The patent world is quietly undergoing a change of seismic proportions. In a few short years, a handful of entities have amassed vast treasuries of patents on an unprecedented scale. To give some sense of the magnitude of this change, our research shows that in a little more than five years, the most massive of these has accumulated 30,000-60,000 patents worldwide, which would make it the 5th largest patent portfolio of any domestic US company and the 15th largest of any company in the world.
Although size is important in understanding the nature of the shift, size alone is not the issue. It is also the method of organization and the types of activities that are causing a paradigm shift in the world of patents and innovation.
These entities, which we call mass aggregators, do not engage in the manufacturing of products nor do they conduct much research. Rather, they pursue other goals of interest to their founders and investors. Non-practicing entities have been around the patent world for some time, and in the past, they have fallen into two broad categories. The first category includes universities and research laboratories, which tend to have scholars engaged in basic research and license out inventions rather than manufacturing products on their own. The second category includes individuals or small groups who purchase patents to assert them against existing, successful products. Those in the second category have been described colloquially as “trolls,” which appears to be a reference to the children’s tale of the three billy goats who must pay a toll to the troll waiting under the bridge if they wish to pass. Troll activity is generally reviled by operating companies as falling somewhere between extortion and a drag on innovation. In particular, many believe that patent trolls often extract a disproportionate return, far beyond the value that their patented invention adds to the commercial product, if it adds at all.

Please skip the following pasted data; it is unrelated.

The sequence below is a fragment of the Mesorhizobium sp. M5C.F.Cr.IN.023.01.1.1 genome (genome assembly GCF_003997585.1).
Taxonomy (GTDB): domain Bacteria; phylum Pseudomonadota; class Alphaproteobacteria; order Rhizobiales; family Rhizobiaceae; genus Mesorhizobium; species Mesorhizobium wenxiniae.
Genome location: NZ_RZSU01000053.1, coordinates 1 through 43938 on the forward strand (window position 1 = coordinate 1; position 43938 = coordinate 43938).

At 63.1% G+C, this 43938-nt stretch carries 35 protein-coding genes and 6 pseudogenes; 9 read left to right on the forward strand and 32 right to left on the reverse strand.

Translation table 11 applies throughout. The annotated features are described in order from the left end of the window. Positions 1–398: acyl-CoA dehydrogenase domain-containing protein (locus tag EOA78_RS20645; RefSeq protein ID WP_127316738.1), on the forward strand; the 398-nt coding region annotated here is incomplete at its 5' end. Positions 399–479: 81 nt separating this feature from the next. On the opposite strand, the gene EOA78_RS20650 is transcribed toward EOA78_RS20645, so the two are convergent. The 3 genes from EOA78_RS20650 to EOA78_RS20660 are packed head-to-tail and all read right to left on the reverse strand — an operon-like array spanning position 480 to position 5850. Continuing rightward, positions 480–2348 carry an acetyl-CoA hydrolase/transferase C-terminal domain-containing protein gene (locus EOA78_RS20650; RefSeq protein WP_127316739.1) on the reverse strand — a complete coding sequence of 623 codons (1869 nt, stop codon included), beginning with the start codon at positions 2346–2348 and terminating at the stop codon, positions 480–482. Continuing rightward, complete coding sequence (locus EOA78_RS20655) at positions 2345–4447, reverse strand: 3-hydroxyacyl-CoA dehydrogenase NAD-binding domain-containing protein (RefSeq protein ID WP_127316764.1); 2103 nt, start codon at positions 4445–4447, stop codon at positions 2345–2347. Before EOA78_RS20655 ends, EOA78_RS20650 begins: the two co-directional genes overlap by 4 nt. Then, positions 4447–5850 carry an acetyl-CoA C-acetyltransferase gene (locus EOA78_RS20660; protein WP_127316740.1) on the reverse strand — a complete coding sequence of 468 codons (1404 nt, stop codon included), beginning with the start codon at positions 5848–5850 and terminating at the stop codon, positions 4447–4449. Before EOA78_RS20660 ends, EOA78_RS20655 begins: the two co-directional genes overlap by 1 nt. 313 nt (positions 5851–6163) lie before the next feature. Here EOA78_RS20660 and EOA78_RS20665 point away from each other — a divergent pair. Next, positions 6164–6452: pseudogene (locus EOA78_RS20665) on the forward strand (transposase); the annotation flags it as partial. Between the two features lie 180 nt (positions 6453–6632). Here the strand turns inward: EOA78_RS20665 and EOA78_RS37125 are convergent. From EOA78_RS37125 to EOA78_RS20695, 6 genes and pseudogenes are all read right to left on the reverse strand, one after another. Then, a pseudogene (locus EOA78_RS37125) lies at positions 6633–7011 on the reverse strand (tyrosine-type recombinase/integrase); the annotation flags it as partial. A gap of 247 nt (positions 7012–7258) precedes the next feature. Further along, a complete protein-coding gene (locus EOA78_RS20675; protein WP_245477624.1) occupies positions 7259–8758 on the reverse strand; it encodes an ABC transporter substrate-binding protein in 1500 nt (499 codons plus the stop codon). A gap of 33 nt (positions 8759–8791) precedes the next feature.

The new mass aggregator, however, is an entirely different beast. To begin with, funding sources for mass aggregators include some very successful and respectable organizations, including manufacturing companies such as Apple, eBay, Google, Intel, Microsoft, Nokia, and Sony, as well as academic institutions such as the University of Pennsylvania and Notre Dame, and other entities such as the World Bank and the William and Flora Hewlett Foundation. Nations such as China, France, South Korea, and Taiwan even have their own mass aggregators to varying degrees.
Moreover, the acquisition appetites and patent supply sources are quite interesting. Mass aggregators may have portfolios that range across vastly different areas of innovation from computers to telecommunications to biomedicine to nanotechnology. In some of the acquisition activity, mass aggregators purchase large chunks, and even the majority, of an operating company’s patents and patent applications. They typically pay cash up front, as well as a share of any future profits generated from asserting the patents against anyone other than the selling manufacturer. Mass aggregators have engaged in other unusual acquisition approaches as well, including purportedly purchasing the rights to all future inventions by researchers at universities in developing countries. Other acquisition approaches purportedly include targeted purchases of patents that are of particular interest to the mass aggregators’ investors.
The types of returns promised to investors and the types of benefits offered to participants are also quite different from garden-variety non-practicing entities, as are some of the tactics used in organizing the entities and in asserting the patents. Finally, the scale itself is simply mind-boggling. Mass aggregators operate on a scale and at a level of sophistication and complexity that would have been unimaginable a decade ago. They have taken the prototype strategies pioneered by a prior generation of non-practicing entities and changed them into some of the cleverest strategies yet seen in the intellectual property rights field.